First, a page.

Although two accounts of the number of searches and their timing exist, according to the King's version, the first search of the buildings in and around Parliament was made on Monday 4 November—as the plotters were busy making their final preparations—by Suffolk, Monteagle, and John Whynniard. They found a large pile of firewood in the undercroft beneath the House of Lords, accompanied by what they presumed to be a serving man (Fawkes), who told them that the firewood belonged to his master, Thomas Percy. They left to report their findings, at which time Fawkes also left the building. The mention of Percy's name aroused further suspicion as he was already known to the authorities as a Catholic agitator. The King insisted that a more thorough search be undertaken. Late that night, the search party, headed by Thomas Knyvet, returned to the undercroft. They again found Fawkes, dressed in a cloak and hat, and wearing boots and spurs. He was arrested, whereupon he gave his name as John Johnson. He was carrying a lantern now held in the Ashmolean Museum, Oxford, and a search of his person revealed a pocket watch, several slow matches and touchwood. 36 barrels of gunpowder were discovered hidden under piles of faggots and coal. Fawkes was taken to the King early on the morning of 5 November.
As news of "John Johnson's" arrest spread among the plotters still in London, most fled northwest, along Watling Street. Christopher Wright and Thomas Percy left together. Rookwood left soon after, and managed to cover 30 miles in two hours on one horse. He overtook Keyes, who had set off earlier, then Wright and Percy at Little Brickhill, before catching Catesby, John Wright, and Bates on the same road. Reunited, the group continued northwest to Dunchurch, using horses provided by Digby. Keyes went to Mordaunt's house at Drayton. Meanwhile, Thomas Wintour stayed in London, and even went to Westminster to see what was happening. When he realised the plot had been uncovered, he took his horse and made for his sister's house at Norbrook, before continuing to Huddington Court.[m]
The group of six conspirators stopped at Ashby St Ledgers at about 6 pm, where they met Robert Wintour and updated him on their situation. They then continued on to Dunchurch, and met with Digby. Catesby convinced him that despite the plot's failure, an armed struggle was still a real possibility. He announced to Digby's "hunting party" that the King and Salisbury were dead, before the fugitives moved west to Warwick.
In London, news of the plot was spreading, and the authorities set extra guards on the city gates, closed the ports, and protected the house of the Spanish Ambassador, which was surrounded by an angry mob. An arrest warrant was issued against Thomas Percy, and his patron, the Earl of Northumberland, was placed under house arrest. In "John Johnson's" initial interrogation he revealed nothing other than the name of his mother, and that he was from Yorkshire. A letter to Guy Fawkes was discovered on his person, but he claimed that name was one of his aliases. Far from denying his intentions, "Johnson" stated that it had been his purpose to destroy the King and Parliament.[n] Nevertheless, he maintained his composure and insisted that he had acted alone. His unwillingness to yield so impressed the King that he described him as possessing "a Roman resolution".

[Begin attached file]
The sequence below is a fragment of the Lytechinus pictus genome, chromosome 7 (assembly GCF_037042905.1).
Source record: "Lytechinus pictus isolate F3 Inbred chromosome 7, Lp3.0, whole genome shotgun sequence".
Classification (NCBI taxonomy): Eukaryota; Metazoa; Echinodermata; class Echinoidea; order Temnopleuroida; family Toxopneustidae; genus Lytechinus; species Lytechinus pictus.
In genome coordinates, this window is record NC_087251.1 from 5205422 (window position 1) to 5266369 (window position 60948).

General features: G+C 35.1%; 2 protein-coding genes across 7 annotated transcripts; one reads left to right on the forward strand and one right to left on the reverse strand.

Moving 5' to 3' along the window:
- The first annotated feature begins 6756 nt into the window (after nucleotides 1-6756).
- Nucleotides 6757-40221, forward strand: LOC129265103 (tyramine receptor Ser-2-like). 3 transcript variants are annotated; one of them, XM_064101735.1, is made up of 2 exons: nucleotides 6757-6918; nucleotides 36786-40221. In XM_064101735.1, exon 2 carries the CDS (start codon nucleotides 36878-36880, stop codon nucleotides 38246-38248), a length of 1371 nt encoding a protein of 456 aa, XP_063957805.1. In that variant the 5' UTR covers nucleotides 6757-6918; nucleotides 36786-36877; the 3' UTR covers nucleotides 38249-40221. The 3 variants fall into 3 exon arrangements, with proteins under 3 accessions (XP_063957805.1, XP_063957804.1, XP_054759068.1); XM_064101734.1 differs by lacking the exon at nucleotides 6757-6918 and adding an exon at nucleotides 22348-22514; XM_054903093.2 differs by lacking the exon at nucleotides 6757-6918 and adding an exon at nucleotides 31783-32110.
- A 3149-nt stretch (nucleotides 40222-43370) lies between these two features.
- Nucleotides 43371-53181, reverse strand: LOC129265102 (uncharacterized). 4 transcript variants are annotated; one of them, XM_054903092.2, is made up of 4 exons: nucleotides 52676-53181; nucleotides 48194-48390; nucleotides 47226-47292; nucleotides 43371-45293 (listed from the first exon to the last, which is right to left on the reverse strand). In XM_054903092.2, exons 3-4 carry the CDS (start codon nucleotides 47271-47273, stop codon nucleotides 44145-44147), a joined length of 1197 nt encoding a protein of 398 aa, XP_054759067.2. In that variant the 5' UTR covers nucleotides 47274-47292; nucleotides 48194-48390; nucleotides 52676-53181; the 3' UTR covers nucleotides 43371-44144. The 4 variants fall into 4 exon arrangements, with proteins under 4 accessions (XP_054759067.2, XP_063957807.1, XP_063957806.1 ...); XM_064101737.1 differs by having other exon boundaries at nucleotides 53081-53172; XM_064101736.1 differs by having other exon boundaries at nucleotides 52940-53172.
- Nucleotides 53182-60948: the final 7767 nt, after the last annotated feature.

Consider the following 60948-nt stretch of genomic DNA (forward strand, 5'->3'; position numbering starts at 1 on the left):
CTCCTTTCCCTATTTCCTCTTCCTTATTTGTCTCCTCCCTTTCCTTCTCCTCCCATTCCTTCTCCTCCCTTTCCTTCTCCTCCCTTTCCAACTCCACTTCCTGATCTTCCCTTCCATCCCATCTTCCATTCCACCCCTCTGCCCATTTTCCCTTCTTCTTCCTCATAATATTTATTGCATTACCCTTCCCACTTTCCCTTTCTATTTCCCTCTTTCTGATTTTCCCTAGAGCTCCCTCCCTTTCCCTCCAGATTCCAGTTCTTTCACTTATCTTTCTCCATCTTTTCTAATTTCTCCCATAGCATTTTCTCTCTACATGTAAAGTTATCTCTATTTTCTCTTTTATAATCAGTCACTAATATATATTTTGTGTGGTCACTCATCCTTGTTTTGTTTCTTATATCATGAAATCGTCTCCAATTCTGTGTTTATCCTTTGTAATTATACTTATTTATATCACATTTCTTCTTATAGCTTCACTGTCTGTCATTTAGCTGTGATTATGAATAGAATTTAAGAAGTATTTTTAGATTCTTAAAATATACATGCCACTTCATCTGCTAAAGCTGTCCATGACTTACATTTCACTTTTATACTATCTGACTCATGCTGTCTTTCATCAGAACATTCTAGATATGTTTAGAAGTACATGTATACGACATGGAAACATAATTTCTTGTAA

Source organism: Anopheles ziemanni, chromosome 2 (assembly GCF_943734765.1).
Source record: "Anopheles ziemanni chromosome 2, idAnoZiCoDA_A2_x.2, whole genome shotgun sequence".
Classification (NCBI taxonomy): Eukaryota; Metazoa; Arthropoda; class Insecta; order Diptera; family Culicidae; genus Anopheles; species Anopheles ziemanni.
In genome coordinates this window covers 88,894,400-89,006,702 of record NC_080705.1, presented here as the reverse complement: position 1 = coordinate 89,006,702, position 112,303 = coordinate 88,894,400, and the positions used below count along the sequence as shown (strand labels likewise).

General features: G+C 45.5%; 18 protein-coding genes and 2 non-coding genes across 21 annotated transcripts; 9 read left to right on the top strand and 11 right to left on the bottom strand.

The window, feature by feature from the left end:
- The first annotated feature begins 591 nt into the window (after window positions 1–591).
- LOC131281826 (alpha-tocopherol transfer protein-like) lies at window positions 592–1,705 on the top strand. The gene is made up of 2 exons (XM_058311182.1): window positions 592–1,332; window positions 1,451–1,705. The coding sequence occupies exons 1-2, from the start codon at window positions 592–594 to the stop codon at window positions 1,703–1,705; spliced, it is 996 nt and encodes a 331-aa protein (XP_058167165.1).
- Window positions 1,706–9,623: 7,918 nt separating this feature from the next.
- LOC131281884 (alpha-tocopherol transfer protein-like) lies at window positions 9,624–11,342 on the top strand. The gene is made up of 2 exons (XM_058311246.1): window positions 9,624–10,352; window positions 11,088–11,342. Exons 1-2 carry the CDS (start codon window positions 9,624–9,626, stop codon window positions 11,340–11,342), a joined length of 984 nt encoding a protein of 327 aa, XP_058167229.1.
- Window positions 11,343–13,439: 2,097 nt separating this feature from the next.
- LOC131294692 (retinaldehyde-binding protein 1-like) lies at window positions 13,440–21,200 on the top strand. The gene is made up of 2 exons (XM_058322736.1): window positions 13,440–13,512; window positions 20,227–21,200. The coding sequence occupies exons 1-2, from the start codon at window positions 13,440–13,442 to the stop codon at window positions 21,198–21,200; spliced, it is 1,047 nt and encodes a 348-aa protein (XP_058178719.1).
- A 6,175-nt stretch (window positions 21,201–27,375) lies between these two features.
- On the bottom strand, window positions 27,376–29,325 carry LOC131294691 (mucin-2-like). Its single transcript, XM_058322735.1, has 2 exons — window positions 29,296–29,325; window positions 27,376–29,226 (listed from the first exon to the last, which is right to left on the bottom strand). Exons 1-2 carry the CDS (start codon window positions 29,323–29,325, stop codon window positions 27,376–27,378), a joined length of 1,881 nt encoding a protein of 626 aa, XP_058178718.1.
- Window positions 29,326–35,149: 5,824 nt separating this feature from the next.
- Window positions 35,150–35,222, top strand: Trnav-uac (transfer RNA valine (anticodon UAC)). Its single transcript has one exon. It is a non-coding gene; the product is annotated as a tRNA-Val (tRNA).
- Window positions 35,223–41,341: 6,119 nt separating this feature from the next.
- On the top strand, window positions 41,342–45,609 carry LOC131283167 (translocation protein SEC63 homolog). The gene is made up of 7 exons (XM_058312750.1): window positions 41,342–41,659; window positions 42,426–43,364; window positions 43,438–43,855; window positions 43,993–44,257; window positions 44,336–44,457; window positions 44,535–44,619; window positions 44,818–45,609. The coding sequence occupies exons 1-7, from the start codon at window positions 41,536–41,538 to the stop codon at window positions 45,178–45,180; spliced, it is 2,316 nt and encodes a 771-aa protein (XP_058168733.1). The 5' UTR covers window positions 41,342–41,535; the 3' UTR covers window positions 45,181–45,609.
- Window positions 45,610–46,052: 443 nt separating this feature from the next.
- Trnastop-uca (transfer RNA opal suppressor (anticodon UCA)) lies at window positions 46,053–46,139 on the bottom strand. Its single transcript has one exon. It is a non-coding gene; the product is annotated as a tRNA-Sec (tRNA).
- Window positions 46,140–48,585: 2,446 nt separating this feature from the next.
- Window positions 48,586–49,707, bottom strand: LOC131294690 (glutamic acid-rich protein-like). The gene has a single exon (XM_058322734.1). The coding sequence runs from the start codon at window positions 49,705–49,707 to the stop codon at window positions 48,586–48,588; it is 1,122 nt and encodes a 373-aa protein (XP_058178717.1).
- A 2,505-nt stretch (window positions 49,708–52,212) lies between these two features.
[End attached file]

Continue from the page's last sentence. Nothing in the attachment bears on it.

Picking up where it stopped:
On 6 November, the Lord Chief Justice, Sir John Popham (a man with a deep-seated hatred of Catholics) questioned Rookwood's servants. By the evening he had learned the names of several of those involved in the conspiracy: Catesby, Rookwood, Keyes, Wynter [sic], John and Christopher Wright, and Grant. "Johnson" meanwhile persisted with his story, and along with the gunpowder he was found with,[o] was moved to the Tower of London, where the King had decided that "Johnson" would be tortured. The use of torture was forbidden, except by royal prerogative or a body such as the Privy Council or Star Chamber. In a letter of 6 November James wrote: "The gentler tortours [tortures] are to be first used unto him, et sic per gradus ad ima tenditur [and thus by steps extended to the bottom depths], and so God speed your good work." "Johnson" may have been placed in manacles and hung from the wall, but he was almost certainly subjected to the horrors of the rack. On 7 November his resolve was broken; he confessed late that day, and again over the following two days.